Multi-Product Firms and Product Turnover in the Developing World: Evidence from India

43 Pages Posted: 30 Jun 2008 Last revised: 7 Mar 2015

See all articles by Pinelopi Goldberg

Pinelopi Goldberg

Yale University - Department of Economics; National Bureau of Economic Research (NBER); Yale University - Cowles Foundation

Amit Khandelwal

Columbia Business School - Finance and Economics; National Bureau of Economic Research (NBER); Bureau for Research and Economic Analysis of Development (BREAD)

Nina Pavcnik

Dartmouth College - Department of Economics; Centre for Economic Policy Research (CEPR); National Bureau of Economic Research (NBER)

Petia B. Topalova

International Monetary Fund (IMF)

Date Written: June 2008

Abstract

Recent theoretical work predicts that an important margin of adjustment to deregulation or trade reforms is the reallocation of output within firms through changes in their product mix. Empirical work has accordingly shifted its focus towards multi-product firms and their product mix decisions. Existing studies have however focused exclusively on the U.S. Using detailed firm-level data from India, we provide the first evidence on the patterns of multi-product firm production in a large developing country during a period (1989-2003) that spans large-scale trade and other market reforms. We find that in the cross-section, multi-product firms in India look remarkably similar to their U.S. counterparts, confirming the predictions of recent theoretical models. The time-series patterns however exhibit important differences. In contrast to evidence from the U.S., product churning--particularly product rationalization -- is far less common in India. We thus find little evidence of "creative destruction". We also find no link between declines in tariffs on final goods induced by India's 1991 trade reform and product dropping. The lack of product dropping is consistent with the role of industrial regulation in India, which, like in many other developing countries, may prevent an efficient allocation of resources.

Suggested Citation

Goldberg, Pinelopi (Penny) and Khandelwal, Amit Kumar and Pavcnik, Nina and Topalova, Petia B., Multi-Product Firms and Product Turnover in the Developing World: Evidence from India (June 2008). NBER Working Paper No. w14127. Available at SSRN: https://ssrn.com/abstract=1152669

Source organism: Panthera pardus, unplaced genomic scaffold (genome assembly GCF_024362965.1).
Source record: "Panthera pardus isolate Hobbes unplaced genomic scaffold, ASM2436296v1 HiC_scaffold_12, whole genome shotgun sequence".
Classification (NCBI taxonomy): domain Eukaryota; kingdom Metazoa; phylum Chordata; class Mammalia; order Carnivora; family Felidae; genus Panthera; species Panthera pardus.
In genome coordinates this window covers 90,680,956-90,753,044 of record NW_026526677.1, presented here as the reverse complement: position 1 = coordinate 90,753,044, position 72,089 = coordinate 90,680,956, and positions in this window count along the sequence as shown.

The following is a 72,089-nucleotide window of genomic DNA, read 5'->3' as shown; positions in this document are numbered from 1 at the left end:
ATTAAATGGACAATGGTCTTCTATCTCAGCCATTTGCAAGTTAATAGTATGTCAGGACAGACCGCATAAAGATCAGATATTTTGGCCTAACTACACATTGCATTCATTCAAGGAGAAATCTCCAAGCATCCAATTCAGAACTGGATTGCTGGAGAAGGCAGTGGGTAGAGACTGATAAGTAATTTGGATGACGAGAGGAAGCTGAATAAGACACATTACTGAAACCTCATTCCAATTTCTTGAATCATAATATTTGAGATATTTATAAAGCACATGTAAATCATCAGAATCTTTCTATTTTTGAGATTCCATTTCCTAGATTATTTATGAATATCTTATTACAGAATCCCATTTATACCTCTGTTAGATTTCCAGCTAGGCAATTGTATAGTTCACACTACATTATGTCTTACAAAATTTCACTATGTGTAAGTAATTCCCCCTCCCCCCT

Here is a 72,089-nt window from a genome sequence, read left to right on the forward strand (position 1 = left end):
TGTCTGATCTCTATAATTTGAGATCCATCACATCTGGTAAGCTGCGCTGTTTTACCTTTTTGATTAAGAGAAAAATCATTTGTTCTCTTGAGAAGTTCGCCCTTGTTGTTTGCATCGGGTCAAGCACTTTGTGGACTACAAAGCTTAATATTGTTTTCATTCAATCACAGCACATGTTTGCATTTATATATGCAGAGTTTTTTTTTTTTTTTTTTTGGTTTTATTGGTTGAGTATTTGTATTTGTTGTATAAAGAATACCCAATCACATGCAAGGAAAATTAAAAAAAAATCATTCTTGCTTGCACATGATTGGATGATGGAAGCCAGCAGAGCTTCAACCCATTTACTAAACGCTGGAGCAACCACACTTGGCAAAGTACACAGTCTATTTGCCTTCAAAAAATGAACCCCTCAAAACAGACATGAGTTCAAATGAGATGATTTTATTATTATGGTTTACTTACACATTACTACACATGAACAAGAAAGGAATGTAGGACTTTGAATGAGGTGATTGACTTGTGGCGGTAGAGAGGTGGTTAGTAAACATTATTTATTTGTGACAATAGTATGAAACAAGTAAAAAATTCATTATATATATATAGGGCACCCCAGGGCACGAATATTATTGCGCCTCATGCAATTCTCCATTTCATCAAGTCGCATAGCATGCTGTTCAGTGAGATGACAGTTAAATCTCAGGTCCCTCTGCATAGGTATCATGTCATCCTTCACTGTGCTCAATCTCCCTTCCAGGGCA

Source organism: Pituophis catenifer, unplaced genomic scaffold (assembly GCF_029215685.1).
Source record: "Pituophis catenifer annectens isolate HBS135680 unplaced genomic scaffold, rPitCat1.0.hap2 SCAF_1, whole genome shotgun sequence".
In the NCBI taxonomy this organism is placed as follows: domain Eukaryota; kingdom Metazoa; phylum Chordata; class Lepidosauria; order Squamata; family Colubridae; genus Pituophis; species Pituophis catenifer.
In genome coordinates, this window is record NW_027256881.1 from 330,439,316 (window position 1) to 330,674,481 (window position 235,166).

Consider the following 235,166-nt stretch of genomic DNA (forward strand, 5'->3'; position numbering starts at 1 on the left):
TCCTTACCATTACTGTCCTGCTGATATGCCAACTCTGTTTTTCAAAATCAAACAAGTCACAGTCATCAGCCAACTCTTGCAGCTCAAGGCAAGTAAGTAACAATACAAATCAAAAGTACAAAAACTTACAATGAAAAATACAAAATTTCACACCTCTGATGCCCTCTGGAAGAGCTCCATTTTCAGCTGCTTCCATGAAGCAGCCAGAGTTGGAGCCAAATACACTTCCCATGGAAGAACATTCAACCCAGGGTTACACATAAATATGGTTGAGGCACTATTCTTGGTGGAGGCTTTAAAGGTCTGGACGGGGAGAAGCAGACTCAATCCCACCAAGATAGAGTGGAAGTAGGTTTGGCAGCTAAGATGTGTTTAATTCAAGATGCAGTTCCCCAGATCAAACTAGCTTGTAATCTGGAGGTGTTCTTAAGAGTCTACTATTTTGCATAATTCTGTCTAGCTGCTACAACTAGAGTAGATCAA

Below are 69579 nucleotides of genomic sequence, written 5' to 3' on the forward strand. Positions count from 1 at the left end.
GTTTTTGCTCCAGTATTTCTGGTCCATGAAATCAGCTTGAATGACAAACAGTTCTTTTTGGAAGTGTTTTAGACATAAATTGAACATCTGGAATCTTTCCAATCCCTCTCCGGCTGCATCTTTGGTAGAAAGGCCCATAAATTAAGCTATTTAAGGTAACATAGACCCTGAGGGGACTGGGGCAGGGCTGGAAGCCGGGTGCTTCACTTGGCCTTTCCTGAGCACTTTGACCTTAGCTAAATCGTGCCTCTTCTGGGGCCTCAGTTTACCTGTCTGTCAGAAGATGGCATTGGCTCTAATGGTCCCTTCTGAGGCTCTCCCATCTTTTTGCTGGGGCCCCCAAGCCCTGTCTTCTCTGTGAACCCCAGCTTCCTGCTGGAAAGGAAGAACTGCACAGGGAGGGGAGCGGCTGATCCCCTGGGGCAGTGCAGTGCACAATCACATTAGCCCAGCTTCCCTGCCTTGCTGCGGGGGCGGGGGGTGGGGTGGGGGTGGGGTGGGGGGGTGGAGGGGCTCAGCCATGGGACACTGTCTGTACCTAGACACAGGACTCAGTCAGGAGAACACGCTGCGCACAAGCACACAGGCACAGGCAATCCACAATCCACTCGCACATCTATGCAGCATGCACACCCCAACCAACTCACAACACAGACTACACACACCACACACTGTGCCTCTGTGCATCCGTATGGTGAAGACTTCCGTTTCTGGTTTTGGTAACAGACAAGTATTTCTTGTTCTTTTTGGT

Pinelopi (Penny) Goldberg

Yale University - Department of Economics ( email )

P.O. Box 208268
37 Hillhouse Avenue
New Haven, CT 06520-8268
United States
203-432-3569 (Phone)
203-432-6323 (Fax)

National Bureau of Economic Research (NBER)

1050 Massachusetts Avenue
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Yale University - Cowles Foundation

Box 208281
New Haven, CT 06520-8281
United States

Amit Kumar Khandelwal (Contact Author)

Columbia Business School - Finance and Economics ( email )

3022 Broadway
New York, NY 10027
United States

HOME PAGE: http://www0.gsb.columbia.edu/faculty/akhandelwal/

National Bureau of Economic Research (NBER) ( email )

1050 Massachusetts Avenue
Cambridge, MA 02138
United States

HOME PAGE: http://www.nber.org/people/amit_khandelwal

Bureau for Research and Economic Analysis of Development (BREAD) ( email )

Duke University
Durham, NC 90097
United States

Nina Pavcnik

Dartmouth College - Department of Economics ( email )

6106 Rockefeller Hall
Hanover, NH 03755
United States
603-646-2537 (Phone)
603-646-2122 (Fax)

Centre for Economic Policy Research (CEPR)

London
United Kingdom

National Bureau of Economic Research (NBER)

1050 Massachusetts Avenue
Cambridge, MA 02138
United States

Petia B. Topalova

International Monetary Fund (IMF) ( email )

700 19th Street N.W.
Washington, DC 20431
United States

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